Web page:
With the dollar so far down against the Euro, it feels as if the only favorable exchange rate left to Americans is one of distance: you still get 1.6 kilometers for every mile.
When the crowds of the Oktoberfest have taken their toll, and you’ve just about overdosed on museums and local sights, it’s time to head out on your own.
The famous autobahns, the freeways that make up Germany’s wonderful highway system, and the country’s compact size mean that within a half-hour of Munich’s center you can be driving through rolling green hills with the Alps practically at your feet.
And when you consider that Chiemsee, Salzburg, Vienna, Baden-Baden and Strasbourg are all within day-trip reach, the proposition gets even more attractive.
But while Americans are among the world’s most dynamic drivers, covering incredible distances each year by car, many here find themselves facing a whole new set of baffling rules and practices that amount to an entirely different driving culture.
Passed At 110
“I was going about 110 mph – fast enough to be dragged away in handcuffs at home,” said Mark Walsh, a Chicago native living in Munich, “and I got passed by a guy on a motorcycle with a passenger!”
An American driving on the autobahn is very likely to have just that sort of disconcerting experience 10 or even 15 times during an hour’s drive. On U.S. highways, getting from Point A to Point B may be the primary objective, but in Germany, it’s not just getting there, but how fast you can possibly do it.
Here’s How It Can Be
A black Mercedes appears in my rear-view mirror. It wasn’t there when I looked a second ago, and now it’s bearing down on me with great vigor. An angry flash of headlights – it’s almost on my rear bumper! I swerve frantically into the right lane and the black beast accelerates past me as if I were standing still, leaving swirling exhaust fumes and a turbo whine in the air. I glance at my speedometer: It reads 180 km/h – 113 miles per hour.
“Every German driver is convinced of two things,” says Munich native Oliver Bengl. “First, that they are an excellent driver, and second, that everyone else on the road is an execrable one.”
Bengl is exceptionally qualified to comment – he’s been a professional driver on Germany’s roads and autobahns for 10 years, in everything from Munich taxis to long-distance freight trucks, from film company vans to one of Bavaria’s most beloved vehicles, beer delivery trucks.
Wind in the Hair
Bengl suspects that Germans, who behave extremely conservatively in everyday life and business, simply need the release of high speed and feeling the wind in their hair – even if that wind is just the light puff of their car’s air conditioner.
“The average German,” he says, “spends his day in close contact with very conservative people. When he gets into his big car at the end of the day, he reverts to a Stone Age hunter mentality – he’s King of the Road.”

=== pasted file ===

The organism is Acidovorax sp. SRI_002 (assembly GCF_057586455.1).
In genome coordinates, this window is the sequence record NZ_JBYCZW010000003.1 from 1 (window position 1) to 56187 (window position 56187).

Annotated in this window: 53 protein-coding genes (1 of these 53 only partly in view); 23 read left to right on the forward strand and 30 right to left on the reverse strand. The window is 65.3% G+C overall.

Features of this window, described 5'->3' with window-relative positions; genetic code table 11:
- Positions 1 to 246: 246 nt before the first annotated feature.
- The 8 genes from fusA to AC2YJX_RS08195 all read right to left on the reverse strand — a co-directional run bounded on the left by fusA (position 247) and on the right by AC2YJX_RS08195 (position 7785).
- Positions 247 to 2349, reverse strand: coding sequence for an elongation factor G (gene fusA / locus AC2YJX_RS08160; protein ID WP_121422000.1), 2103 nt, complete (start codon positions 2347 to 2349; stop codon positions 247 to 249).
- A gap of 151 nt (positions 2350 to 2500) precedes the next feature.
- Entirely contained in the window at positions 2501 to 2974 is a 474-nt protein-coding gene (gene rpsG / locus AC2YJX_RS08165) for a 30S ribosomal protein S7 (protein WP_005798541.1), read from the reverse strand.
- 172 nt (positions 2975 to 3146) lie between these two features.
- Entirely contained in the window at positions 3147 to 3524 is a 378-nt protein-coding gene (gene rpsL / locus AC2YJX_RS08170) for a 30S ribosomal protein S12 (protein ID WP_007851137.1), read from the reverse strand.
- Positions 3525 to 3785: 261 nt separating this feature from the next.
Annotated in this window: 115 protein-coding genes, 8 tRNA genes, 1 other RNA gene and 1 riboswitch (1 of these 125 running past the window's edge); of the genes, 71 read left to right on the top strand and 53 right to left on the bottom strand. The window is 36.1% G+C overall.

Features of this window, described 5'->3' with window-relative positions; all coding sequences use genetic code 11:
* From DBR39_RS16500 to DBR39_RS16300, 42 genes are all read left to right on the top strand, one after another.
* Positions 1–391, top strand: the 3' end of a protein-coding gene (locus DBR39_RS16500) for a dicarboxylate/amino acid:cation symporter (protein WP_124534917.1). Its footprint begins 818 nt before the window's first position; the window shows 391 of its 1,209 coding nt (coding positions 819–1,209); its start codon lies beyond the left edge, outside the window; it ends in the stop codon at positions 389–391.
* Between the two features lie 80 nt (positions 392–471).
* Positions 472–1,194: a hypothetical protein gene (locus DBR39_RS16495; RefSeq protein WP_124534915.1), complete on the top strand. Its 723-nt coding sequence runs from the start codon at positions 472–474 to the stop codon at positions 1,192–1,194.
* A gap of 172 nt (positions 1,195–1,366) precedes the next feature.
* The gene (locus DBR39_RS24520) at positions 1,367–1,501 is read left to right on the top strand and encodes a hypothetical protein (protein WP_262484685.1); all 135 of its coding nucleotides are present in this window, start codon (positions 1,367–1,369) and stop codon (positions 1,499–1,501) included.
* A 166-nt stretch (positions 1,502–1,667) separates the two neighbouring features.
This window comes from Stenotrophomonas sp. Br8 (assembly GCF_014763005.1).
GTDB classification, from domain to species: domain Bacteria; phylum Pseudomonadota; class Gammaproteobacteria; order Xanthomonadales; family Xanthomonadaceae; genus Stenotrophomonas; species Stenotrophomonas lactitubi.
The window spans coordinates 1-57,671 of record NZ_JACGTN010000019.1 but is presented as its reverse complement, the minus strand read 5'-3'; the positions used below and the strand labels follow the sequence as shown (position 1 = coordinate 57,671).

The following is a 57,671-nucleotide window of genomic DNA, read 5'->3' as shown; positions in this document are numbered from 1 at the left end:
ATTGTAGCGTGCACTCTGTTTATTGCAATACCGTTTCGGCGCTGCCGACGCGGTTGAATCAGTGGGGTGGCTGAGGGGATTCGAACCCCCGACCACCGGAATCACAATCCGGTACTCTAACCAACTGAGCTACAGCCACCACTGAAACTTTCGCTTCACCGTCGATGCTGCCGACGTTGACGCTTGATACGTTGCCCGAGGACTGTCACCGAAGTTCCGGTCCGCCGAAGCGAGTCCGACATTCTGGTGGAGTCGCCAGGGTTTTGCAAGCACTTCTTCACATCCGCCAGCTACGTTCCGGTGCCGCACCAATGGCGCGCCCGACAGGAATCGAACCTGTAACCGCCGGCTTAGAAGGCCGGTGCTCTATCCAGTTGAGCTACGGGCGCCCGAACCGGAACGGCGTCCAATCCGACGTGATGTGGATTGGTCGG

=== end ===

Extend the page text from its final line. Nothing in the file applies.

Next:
This assertive on-road demeanor has resulted in gesticulation (at best) and sometimes even physical fights at the roadside. It is for that reason that it is now a misdemeanor in Germany to “gesture obscenely or shout insults” at other drivers, punishable by a large fine.
Speed aside, driving on the autobahn is a very enjoyable mode of transport that can even be cheaper than public transportation if you’re traveling with someone. And contrary to public belief, there are speed limits on about 85 percent of the autobahns.
Speed limit signs are red-ringed circles containing a number. On autobahns it will usually be 110 or 120 kilometers an hour (70-75 mph). Speed traps occur rarely, but they do happen. If you don’t see a sign, there’s probably no speed limit.
All other road signs are international symbols and almost always instantly understandable.
One key exception is the puzzling circle containing a striped black slash over a blank white background.
This means, basically, “Any sign telling you not to do something before you saw this one is now overruled.” For example, the “slash” sign can end a no-passing zone.
The Kreuz – the German version of a cloverleaf interchange – can be very confusing, too, even to veteran German drivers.
Modeled after, it would seem, Los Angeles’ most confusing transfer points, a Kreuz connects several highways. Signs are not what they could be, and it’s best to slow down and pay attention: Exits come up fast, and if you miss yours, it’s usually a long drive to get to where you can turn around and try again. The best strategy is to stay in the middle lane until you can figure out which way is off, then get there fast.
And Bengl adds one warning: “No matter how fast you go, someone’s going to be faster; no matter how clear your rear-view mirror is, check again… . There’ll be someone there.”
While traffic is outwardly more orderly than in the States, there’s vicious competition for passing lanes, usually from taxis.
The best bet for inexperienced drivers is to stick to defensive tactics, staying slow and safe and letting the taxis do what they wish.
There will be a far higher number of bicyclists on the streets than you may be used to, and while they usually have a separate lane, be on alert. Motorcycles and scooters are also more popular than in the States, and it’s considered very bad form indeed to sideswipe any of them.
Finally, remember that there is no right on red law in Germany.